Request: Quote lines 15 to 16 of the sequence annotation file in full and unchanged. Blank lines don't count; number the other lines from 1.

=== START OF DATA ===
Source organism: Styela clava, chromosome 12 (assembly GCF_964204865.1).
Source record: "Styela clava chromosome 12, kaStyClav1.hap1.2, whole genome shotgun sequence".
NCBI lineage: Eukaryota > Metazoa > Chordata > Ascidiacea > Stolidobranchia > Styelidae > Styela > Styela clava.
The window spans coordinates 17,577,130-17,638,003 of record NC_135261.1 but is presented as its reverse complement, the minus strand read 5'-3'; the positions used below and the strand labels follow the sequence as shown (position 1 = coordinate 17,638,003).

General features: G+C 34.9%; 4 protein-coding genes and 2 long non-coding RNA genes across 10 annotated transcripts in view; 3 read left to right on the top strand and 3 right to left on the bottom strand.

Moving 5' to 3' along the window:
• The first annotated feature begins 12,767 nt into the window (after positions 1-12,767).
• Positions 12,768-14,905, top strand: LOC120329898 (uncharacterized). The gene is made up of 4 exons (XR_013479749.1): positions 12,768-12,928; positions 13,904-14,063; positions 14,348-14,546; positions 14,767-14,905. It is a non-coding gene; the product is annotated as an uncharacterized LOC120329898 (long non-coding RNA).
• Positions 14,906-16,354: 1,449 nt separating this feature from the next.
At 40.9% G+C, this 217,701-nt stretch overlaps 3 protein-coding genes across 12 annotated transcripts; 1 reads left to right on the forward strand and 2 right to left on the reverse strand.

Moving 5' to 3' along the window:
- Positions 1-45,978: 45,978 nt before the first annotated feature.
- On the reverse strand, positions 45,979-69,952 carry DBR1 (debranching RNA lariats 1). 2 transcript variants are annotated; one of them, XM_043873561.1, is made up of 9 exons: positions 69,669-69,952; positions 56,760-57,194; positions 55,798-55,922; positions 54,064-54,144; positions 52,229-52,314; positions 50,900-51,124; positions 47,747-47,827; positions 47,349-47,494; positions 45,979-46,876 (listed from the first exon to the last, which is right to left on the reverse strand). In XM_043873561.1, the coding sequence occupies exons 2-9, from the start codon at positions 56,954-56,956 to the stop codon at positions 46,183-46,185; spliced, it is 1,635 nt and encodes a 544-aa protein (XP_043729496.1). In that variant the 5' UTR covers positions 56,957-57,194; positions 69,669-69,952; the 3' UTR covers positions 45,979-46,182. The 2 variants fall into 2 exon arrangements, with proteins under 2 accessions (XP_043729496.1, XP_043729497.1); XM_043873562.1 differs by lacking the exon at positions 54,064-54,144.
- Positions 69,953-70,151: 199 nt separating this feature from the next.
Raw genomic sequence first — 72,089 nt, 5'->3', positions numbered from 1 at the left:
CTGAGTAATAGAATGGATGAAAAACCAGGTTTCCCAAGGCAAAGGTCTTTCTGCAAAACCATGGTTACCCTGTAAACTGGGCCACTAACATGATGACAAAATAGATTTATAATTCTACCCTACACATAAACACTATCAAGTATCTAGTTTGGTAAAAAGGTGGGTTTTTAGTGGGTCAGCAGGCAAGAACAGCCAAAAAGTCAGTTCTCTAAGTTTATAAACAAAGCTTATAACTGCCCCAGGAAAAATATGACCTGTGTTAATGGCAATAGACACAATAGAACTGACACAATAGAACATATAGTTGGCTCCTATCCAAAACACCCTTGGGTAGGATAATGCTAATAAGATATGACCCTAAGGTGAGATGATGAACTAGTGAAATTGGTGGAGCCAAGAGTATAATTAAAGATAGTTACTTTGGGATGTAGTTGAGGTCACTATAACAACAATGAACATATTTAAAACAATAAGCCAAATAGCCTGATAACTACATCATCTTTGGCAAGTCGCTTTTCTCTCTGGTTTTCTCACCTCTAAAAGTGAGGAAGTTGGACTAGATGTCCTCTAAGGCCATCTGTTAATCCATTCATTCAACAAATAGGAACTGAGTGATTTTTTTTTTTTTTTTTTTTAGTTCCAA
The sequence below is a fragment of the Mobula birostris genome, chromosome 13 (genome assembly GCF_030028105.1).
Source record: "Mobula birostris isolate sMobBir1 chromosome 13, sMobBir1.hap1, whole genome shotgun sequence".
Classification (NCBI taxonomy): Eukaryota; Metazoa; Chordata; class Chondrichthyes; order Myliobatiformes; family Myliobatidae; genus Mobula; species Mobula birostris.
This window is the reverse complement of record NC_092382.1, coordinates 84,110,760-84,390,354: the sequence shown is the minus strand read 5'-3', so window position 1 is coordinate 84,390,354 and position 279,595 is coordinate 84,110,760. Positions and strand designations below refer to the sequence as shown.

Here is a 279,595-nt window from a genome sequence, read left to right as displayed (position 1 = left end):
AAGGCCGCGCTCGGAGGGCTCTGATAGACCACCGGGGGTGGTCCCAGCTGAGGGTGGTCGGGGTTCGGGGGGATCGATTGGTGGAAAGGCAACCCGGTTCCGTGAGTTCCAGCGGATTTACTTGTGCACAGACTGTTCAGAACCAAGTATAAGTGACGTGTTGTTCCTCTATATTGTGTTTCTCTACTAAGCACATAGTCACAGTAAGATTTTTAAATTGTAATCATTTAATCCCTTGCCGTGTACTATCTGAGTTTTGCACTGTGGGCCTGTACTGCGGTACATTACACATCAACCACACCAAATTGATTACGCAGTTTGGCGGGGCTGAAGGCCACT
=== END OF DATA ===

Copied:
Raw genomic sequence first — 72,089 nt, 5'->3', positions numbered from 1 at the left:
CTGAGTAATAGAATGGATGAAAAACCAGGTTTCCCAAGGCAAAGGTCTTTCTGCAAAACCATGGTTACCCTGTAAACTGGGCCACTAACATGATGACAAAATAGATTTATAATTCTACCCTACACATAAACACTATCAAGTATCTAGTTTGGTAAAAAGGTGGGTTTTTAGTGGGTCAGCAGGCAAGAACAGCCAAAAAGTCAGTTCTCTAAGTTTATAAACAAAGCTTATAACTGCCCCAGGAAAAATATGACCTGTGTTAATGGCAATAGACACAATAGAACTGACACAATAGAACATATAGTTGGCTCCTATCCAAAACACCCTTGGGTAGGATAATGCTAATAAGATATGACCCTAAGGTGAGATGATGAACTAGTGAAATTGGTGGAGCCAAGAGTATAATTAAAGATAGTTACTTTGGGATGTAGTTGAGGTCACTATAACAACAATGAACATATTTAAAACAATAAGCCAAATAGCCTGATAACTACATCATCTTTGGCAAGTCGCTTTTCTCTCTGGTTTTCTCACCTCTAAAAGTGAGGAAGTTGGACTAGATGTCCTCTAAGGCCATCTGTTAATCCATTCATTCAACAAATAGGAACTGAGTGATTTTTTTTTTTTTTTTTTTTAGTTCCAA